Subject Re: [Firebird-Architect] Data Stream Encoding
Author Jim Starkey
Geoff Worboys wrote:

>Jim Starkey wrote:
>>Yes, there are a huge number of a cases. But they fall into
>>relatively small number of classes, each is which can be
>>handled with a small, efficient piece of code.
>I have never tested just how efficient the code is when using
>such a huge number of switch elements. I guess it will not be
>very slow, but do wonder if early isolation would be at least
>as fast.
Very efficient. As long as the cases are reasonably dense, the sequence
is: Test upper bound, test lower bound, shift, indexed relative jump.
The VAX (may somebody drive a wooden stake into it's scaly heart) did
the whole thing in one instruction.

The neat thing about blocks of contiguous codes is the difference
between actual code and block start is a) the value itself, b) the
length of the value, or c) the number of length bytes that immediately
follow while the group gives the general type. That's getting a lot of
bang out of an indexed relative jump instruction. Encode is equally
simple and efficient: figure out the class with a few comparisons, add
the length (or whatever) to start of code block, and move in the data.

Your alternative, striking similar to the PDP-11 instruction word,
incidentally, requires masking, shifting, a fair bit of navigation to
get to the specific case. Orthogonality, however, leads to inefficient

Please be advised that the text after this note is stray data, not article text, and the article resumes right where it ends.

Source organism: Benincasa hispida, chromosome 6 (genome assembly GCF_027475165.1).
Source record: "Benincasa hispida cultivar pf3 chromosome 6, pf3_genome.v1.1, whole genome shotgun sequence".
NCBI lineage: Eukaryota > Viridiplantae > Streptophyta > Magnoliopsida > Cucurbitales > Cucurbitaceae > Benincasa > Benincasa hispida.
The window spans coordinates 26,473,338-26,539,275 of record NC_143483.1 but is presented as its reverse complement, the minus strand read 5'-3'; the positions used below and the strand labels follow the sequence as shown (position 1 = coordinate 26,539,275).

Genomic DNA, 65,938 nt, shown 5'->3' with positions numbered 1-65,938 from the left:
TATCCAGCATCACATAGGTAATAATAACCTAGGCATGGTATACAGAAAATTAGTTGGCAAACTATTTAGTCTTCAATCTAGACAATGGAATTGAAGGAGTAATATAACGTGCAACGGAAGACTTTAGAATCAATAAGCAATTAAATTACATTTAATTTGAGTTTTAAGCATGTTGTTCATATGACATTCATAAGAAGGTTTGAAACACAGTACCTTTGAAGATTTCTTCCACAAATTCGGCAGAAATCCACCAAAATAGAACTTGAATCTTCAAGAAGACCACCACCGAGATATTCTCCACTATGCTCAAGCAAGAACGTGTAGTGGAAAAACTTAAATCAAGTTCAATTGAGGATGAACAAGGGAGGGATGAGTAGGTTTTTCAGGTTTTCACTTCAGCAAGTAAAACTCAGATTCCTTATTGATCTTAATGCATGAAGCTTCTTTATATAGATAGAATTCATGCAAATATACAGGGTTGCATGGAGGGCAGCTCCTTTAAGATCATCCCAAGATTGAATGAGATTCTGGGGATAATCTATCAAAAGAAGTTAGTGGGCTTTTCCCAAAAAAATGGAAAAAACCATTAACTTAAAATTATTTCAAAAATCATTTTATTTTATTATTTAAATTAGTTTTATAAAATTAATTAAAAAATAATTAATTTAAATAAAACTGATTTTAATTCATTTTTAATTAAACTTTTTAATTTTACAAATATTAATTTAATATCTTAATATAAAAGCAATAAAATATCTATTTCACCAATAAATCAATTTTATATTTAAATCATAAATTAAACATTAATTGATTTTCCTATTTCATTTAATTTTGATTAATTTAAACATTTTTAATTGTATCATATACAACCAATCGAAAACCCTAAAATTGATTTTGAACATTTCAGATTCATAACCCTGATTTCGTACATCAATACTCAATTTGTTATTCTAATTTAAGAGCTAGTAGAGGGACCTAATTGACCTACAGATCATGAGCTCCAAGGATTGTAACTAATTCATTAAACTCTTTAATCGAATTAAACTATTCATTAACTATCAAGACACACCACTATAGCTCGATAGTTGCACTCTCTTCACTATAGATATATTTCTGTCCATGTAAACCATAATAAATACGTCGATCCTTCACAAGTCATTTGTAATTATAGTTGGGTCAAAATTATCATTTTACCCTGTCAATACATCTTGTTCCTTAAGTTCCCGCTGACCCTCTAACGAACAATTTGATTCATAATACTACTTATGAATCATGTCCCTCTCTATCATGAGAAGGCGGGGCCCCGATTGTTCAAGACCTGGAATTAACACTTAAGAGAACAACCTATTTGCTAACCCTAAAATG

use of the code space. While there are obvious benefits in large blocks
of integer literal and short string length code, dedicating the same to
opaque strings, which are infrequent and rarely short, is a waste of
code space.

Something you may have missed is that my scheme can be mapped directly
into your scheme, but not vice versa. In fact, the best way to
implement your scheme is use my decomposition algorithm with code that
map into your bitwise decomposition. So I can't claim any performance
difference. The question really revolves around whether we can achieve
greater density by sizing code blocks based on observed data
demographics than by a rigid allocation of bit fields.

There is also the question of retaining suitable code blocks for things
we haven't thought of or don't yet exist. On the other hand, being able
to answer the demand for an explicit GUID type with "sorry, the code
space is exhausted" is highly attractive, but, alas, short sighted. If
we find that the scheme must be extended to support improbability
quanta, the availability of unused code space will be invaluable.

Thanks for your comments and ideas. I think developers can handle
switch statements with large blocks of labels without that much
difficulty, but you may be right.

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